Why is the reporting of rates on social capital important?
Social capital is an important aspect of the social context in which young people grow and develop. It is a multi-dimensional concept that can be understood as networks of social relationships which enable people to come together to collectively share experiences or resolve issues or problems, and where trust and mutual benefit are necessary components. These relationships can exist within a family or household, but most often extend to friends and other sections of the community (Whiting & Harper 2003)
Strong connections between individuals promote a sense of belonging and provide access to support. This can be represented by the degree to which young people feel they can get assistance from neighbours, participate in community activities and become involved in local events or groups. Strong family relationships and supportive neighbourhoods protect young people against adverse effects of socioeconomic disadvantage, leading to improved health in economically poor communities (Zwi & Henry 2005).
Social capital is a key social determinant of health, and can affect physical health in relation to stress and personal control over one’s life circumstances (Wilkinson & Marmot 2003; AIHW 2012).
Do rates vary across population groups?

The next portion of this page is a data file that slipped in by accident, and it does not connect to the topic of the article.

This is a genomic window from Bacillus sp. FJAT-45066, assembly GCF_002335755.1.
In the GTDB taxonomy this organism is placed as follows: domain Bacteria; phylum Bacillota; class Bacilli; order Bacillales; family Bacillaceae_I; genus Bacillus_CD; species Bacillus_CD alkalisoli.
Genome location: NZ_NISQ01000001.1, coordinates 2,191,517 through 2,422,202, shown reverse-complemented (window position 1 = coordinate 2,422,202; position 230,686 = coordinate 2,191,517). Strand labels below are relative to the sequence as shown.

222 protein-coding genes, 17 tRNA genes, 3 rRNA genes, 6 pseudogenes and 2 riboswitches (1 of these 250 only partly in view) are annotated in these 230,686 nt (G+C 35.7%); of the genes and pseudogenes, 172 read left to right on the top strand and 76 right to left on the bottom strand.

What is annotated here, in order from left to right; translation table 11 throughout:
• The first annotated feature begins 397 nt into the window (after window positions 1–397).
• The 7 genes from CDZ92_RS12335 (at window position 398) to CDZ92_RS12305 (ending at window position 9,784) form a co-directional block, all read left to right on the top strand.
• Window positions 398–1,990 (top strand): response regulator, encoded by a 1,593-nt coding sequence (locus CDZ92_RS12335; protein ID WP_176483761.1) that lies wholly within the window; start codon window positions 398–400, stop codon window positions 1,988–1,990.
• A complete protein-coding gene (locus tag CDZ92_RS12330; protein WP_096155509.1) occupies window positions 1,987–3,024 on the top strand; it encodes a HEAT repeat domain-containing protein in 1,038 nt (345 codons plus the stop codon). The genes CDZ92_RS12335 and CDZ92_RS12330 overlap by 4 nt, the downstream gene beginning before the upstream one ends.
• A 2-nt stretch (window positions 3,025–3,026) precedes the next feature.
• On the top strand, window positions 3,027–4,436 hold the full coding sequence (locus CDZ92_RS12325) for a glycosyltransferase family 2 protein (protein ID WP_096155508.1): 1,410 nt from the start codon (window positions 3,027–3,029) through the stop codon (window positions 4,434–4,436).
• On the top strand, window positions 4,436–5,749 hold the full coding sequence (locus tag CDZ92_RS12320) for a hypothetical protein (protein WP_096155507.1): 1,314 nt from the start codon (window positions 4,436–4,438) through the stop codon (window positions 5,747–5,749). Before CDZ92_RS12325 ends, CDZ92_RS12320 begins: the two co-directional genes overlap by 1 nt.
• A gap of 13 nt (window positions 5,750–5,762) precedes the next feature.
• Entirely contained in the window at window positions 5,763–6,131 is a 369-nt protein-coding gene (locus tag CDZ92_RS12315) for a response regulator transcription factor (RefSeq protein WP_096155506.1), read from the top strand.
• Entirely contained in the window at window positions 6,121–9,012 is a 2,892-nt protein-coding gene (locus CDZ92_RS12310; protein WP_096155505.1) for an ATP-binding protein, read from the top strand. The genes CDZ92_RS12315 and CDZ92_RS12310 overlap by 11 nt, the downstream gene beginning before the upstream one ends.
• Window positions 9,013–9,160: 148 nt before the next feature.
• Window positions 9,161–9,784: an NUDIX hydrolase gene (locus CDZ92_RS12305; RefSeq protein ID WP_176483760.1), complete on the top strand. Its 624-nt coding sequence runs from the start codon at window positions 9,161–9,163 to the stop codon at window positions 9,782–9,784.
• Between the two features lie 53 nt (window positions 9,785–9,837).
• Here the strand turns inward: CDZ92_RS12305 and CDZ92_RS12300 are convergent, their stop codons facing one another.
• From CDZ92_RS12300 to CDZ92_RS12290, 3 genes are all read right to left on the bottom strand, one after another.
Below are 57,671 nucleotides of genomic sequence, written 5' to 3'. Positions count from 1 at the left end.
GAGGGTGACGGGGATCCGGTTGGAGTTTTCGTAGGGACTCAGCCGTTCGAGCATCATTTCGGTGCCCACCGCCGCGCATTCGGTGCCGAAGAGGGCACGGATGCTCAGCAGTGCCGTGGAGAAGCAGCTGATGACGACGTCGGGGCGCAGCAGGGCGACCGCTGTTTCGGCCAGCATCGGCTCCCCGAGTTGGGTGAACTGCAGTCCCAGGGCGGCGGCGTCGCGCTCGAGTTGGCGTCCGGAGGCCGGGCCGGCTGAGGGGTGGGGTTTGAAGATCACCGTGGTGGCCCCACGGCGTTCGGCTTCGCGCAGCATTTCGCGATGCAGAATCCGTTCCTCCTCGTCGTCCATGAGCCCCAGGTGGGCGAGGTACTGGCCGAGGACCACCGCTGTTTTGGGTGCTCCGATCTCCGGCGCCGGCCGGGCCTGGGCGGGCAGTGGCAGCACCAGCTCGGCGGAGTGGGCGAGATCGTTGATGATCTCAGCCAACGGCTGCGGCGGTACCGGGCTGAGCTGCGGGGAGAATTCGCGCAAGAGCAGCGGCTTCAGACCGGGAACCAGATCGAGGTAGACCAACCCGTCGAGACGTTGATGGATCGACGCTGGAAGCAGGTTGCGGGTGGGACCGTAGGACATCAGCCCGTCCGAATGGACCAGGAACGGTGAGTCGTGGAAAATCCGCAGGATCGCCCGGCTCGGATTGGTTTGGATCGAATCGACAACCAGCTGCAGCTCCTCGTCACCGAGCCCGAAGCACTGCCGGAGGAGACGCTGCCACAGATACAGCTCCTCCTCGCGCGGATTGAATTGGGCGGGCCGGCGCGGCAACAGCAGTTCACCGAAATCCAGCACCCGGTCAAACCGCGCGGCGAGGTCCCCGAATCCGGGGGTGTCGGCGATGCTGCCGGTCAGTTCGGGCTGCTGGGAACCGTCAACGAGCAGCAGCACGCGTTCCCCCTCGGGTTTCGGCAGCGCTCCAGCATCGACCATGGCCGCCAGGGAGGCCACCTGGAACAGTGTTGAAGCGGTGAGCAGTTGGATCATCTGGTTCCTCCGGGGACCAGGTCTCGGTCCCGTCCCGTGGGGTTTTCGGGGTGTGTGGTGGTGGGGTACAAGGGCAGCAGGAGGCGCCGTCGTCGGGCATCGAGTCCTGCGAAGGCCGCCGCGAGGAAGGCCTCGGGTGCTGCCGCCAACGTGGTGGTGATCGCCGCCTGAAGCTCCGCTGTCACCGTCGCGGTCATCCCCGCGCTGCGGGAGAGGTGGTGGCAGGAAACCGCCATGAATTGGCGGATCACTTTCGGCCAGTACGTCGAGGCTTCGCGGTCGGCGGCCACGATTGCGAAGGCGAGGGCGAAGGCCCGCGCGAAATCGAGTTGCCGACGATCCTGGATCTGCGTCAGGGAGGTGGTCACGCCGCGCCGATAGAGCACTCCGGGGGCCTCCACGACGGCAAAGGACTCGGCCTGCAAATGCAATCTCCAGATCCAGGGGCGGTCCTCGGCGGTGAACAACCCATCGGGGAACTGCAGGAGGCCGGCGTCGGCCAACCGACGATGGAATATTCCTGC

In 2010, nearly all young people (95%) were able to get support in times of crisis from people living outside their household. There were similar proportions of males (93%) and females (97%), with no significant difference found between sexes. Additionally, the most commonly reported sources of support in 2010 were friends (78%), family members (77%) and work colleagues (23%).
Has there been a change over time?
The proportion of young people able to get support in times of crisis has remained stable from 2006 to 2010 (around 95%). Over this time there were no significant changes in the proportions of males (94% to 93%) or females (96% to 97%) who were able to get support in times of crisis.
From 2006 to 2010, there were no significant changes among most sources of support for young people in times crisis. The only differences over this period were decreases in the proportion of young people receiving support from work colleagues (30% to 23%) and community, charity or religious organisations (13% to 7.4%).
*This report is based on survey data; relative standard errors and 95% confidence intervals are provided in the Source data tables: NYIF indicators. Some estimates have relative standard errors of 25% to 50% and should be used with caution. Significance testing was undertaken on values cited in the text; unless otherwise stated, differences were found to be statistically significant.
Due to its multidimensional nature, social capital is difficult to summarise in one measure. Measures of social capital used in this report are limited to social support networks, due to lack of available data. Support networks are a key aspect of social capital and as such can be used as a proxy measure for social capital.
AIHW (Australian Institute of Health and Welfare) 2012. Social and emotional wellbeing: development of a children's headline indicator. Cat. no. PHE 158. Canberra: AIHW.
Whiting E, and Harper R 2003. Young people and social capital. Office for National Statistics UK. Viewed 11 May 2015
Wilkinson RG & Marmot M (eds.) 2003. Social determinants of health: the solid facts. Geneva: WHO.
Zwi KJ & Henry RL 2005. Children in Australian society. Medical Journal of Australia 183(3):154–62.